The #1 TV Blog....TV Hot Spot (Returns 1st June 2008)....Listings....Ratings....Trailers....News....Pictures...& More!

Tuesday, February 19, 2008

TV Hot Spot: News



Jericho: Leannie James Interview



Review by: Sal


Source: iF Magazine & SpoilerTV

Leannie James Interview:

His character may have the 'smoking gun' on the show, but his intentions are still a big mystery during the seven-episode run of Season 2 of the CBS series

While fan favorite TV series die on the vine year after year with the usual grumblings, it’s rare when that audience support turns into a last minute reprieve.

With CBS’s JERICHO, which follows a small Kansas town trying to make sense of a nuclear attack on U.S. soil after being cut off from the rest of the world, the network unceremoniously cancelled it last year despite a large fan base and decent numbers.

Fans rallied though, and brought it back from the wreckage – albeit with only a seven-episode second season commitment from CBS (which continues airing Tuesday's at 10:00 p.m. EST).

That was fine though for actor Lennie James who plays the mysterious Robert Hawkins on the show. Showing up right after the attack, Hawkins intentions and motives were a big mystery until it was revealed he had been hiding the last nuclear bomb – something he plans on exposing as the “smoking gun” to prove that the attack stemmed from inside the U.S.’s own government and not from another country.

“We didn’t frighten the audience off, we drew them in to the particular plight of Jericho,” explains James. “It wasn’t a town that was hit. It was a town cut off from the town's that were hit and that made a difference. Because we kept it on the level, it resonated more with the audience.”

At the end of Season One, Hawkins let one of his closest new allies Jake Green (Skeet Ulrich) in on his secret and as the series continues with the second of its seven-episode season tonight, Hawkins proceeds with his plan to rebuild a team to expose this dark secret to the world as the country itself is rebuilding despite a fracture splitting it into two different camps.

In an exclusive interview with iF, James spoke of his role, what to expect during the rest of Season 2 and how indebted he feels to the fans for saving a show that was very close to his heart.

iF MAGAZINE: How much did the writers tell you about your character last season, or did they keep his big secret a secret from you until the last possible minute?

LENNIE JAMES: The writers were itching to tell me, but it was me who held them up. I didn’t want to know the details of my character, in the sense of the secret. I don’t think it necessarily benefited me in the early stages, until it became impossible to play the character without knowing. I wanted to see how long I could go without knowing the secret. The reason for that is the best way to tell a lie, is to keep it as close as possible to the truth. If you’re in a situation where you have a lie to tell, you don’t want the whole thing to be a lie. I wanted, in the early stages, that everything I said was the truth. I wasn’t doing that thing, that really annoys me that actors do, where you’re playing a scene and you’re making it known to the audience that you’re lying, but somehow the actor in front of you can’t see that and it makes them look stupid. I didn’t want to fall into that trap. I didn’t trust myself with all the other stuff that was going on. And when it became impossible not to know, that’s when I went to ask [producer] Jonathan Steinberg what was my secret and he told me. And I became the gatekeeper of Hawkins’ secret, and I protected it, and how it came out and how it was revealed. I sometimes held off the writers and producers when I felt they wanted to give too much too soon. That was the journey.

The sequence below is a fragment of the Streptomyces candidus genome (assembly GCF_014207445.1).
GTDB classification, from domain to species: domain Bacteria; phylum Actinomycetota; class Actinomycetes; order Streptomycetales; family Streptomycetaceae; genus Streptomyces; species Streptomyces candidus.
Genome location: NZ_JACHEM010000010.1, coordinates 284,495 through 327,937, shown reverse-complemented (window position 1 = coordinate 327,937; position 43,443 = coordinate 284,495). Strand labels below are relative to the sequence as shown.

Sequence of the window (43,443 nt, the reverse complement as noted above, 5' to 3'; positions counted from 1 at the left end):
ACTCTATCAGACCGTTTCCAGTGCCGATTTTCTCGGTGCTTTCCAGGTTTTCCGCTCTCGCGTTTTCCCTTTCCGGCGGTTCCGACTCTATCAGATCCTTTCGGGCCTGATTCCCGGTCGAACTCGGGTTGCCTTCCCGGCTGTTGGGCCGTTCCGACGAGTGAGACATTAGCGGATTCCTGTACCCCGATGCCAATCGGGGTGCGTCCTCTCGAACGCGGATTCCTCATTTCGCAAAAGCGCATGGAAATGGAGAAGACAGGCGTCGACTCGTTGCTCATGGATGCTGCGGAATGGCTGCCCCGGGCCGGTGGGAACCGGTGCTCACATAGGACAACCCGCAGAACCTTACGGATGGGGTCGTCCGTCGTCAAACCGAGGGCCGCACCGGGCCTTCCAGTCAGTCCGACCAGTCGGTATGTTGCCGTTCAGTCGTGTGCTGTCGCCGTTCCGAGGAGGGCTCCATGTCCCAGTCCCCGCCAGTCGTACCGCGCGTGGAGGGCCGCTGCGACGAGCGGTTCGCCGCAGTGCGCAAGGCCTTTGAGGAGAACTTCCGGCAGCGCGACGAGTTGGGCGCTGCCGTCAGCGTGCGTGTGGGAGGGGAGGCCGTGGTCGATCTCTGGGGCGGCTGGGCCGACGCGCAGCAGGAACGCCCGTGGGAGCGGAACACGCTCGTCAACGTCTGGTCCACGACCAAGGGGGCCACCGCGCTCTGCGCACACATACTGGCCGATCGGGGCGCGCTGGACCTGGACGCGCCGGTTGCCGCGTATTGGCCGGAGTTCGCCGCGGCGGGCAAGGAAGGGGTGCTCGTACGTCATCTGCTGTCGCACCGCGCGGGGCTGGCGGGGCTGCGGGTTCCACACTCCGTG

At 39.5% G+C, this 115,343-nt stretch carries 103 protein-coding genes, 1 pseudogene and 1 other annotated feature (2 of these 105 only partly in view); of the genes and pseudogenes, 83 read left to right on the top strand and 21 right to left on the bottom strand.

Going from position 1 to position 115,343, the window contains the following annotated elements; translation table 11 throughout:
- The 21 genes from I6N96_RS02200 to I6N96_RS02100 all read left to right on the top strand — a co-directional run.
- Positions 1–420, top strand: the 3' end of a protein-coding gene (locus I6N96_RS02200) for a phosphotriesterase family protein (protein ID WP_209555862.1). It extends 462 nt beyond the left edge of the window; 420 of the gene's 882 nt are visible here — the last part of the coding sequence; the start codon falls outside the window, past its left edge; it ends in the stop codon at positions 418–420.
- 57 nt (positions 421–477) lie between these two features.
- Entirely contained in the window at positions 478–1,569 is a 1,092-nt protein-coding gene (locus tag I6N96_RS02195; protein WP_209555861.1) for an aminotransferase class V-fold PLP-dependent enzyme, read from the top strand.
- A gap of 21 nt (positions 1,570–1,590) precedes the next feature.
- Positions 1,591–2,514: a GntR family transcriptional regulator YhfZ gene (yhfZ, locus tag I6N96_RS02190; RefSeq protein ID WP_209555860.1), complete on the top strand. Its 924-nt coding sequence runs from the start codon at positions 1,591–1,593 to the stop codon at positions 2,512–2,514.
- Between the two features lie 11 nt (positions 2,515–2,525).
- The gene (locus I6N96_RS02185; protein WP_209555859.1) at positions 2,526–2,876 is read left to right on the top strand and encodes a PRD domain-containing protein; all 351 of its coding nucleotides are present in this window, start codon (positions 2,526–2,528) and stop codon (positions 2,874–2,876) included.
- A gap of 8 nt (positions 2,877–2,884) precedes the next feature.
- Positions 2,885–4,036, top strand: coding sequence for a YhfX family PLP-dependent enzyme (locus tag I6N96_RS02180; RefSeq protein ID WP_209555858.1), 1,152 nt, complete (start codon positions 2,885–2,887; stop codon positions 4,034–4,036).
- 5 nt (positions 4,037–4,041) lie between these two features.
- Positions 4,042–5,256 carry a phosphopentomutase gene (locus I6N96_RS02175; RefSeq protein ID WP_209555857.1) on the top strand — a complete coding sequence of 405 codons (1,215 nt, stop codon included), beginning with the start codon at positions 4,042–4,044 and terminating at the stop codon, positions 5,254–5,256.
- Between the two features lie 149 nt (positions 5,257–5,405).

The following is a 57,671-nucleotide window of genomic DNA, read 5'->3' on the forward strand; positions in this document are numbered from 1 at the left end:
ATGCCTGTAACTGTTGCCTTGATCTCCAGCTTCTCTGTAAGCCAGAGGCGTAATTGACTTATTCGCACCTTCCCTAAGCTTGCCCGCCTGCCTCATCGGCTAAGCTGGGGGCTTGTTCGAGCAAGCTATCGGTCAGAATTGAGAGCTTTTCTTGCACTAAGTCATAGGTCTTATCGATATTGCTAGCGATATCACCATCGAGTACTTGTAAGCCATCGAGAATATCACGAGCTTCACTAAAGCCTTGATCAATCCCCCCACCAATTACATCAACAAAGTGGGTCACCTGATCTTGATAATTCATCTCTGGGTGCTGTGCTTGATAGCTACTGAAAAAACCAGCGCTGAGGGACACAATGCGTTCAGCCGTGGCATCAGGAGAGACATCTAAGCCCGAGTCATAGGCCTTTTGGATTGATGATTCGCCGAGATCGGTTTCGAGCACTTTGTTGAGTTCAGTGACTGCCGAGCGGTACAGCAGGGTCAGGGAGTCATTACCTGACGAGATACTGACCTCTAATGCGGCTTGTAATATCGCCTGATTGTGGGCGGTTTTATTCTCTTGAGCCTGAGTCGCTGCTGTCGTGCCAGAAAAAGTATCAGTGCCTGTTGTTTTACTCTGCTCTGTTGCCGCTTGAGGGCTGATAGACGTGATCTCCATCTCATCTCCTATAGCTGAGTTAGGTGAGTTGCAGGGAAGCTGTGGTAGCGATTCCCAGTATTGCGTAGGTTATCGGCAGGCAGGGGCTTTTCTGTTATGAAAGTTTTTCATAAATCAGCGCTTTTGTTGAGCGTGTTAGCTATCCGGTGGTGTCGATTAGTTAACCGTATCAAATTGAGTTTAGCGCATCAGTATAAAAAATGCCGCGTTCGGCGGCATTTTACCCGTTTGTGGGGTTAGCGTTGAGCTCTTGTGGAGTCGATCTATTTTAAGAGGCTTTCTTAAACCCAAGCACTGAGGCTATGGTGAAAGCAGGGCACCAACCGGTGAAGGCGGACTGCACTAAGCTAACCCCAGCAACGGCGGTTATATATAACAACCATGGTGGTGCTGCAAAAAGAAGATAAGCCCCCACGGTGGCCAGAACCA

iF: Do you feel like you have to do twice as much work to spread the word about the second season, so the series has a fighting chance to regain its audience and has a shot at a third season?

JAMES: I do and I don’t. The fact of the matter is that, I hope JERICHO goes on. I think it will be a complete waste if it doesn’t. I think one of the things that is absolutely staggering about our fans and the campaign they lead, is for them, the campaign is not over. They are pounding the pavement, making sure everyone is going to tune in, which is surreal to a certain extent because the battle was fought and won by the Internet community and Internet fans of our show. What they have to do is encourage people to sit down and tune in. They have to encourage people to do that, not for any other reasons that the network and the way they are counting up the numbers, are not ready for them. The network is this huge tanker and it takes a long time to turn, and while it’s turning, they have to watch the series in a conventional way. The notion of on-demand television is going to get bigger and bigger, so they have to get around to where our fans are. They TiVo’d, they watched it on iTunes or from the CBS website, so how are you going to count them? That’s what that battle was about and that’s how the battle was won. The battle now is we have to pull people to watch it on television. It’s kind of frustrating, but it’s what needs to happen, it’s the only way to make it count. The networks, they’re going to have to catch up and they’re not even aware of how many people are watching their programs because the means of which they count people watching is not fully worked out yet.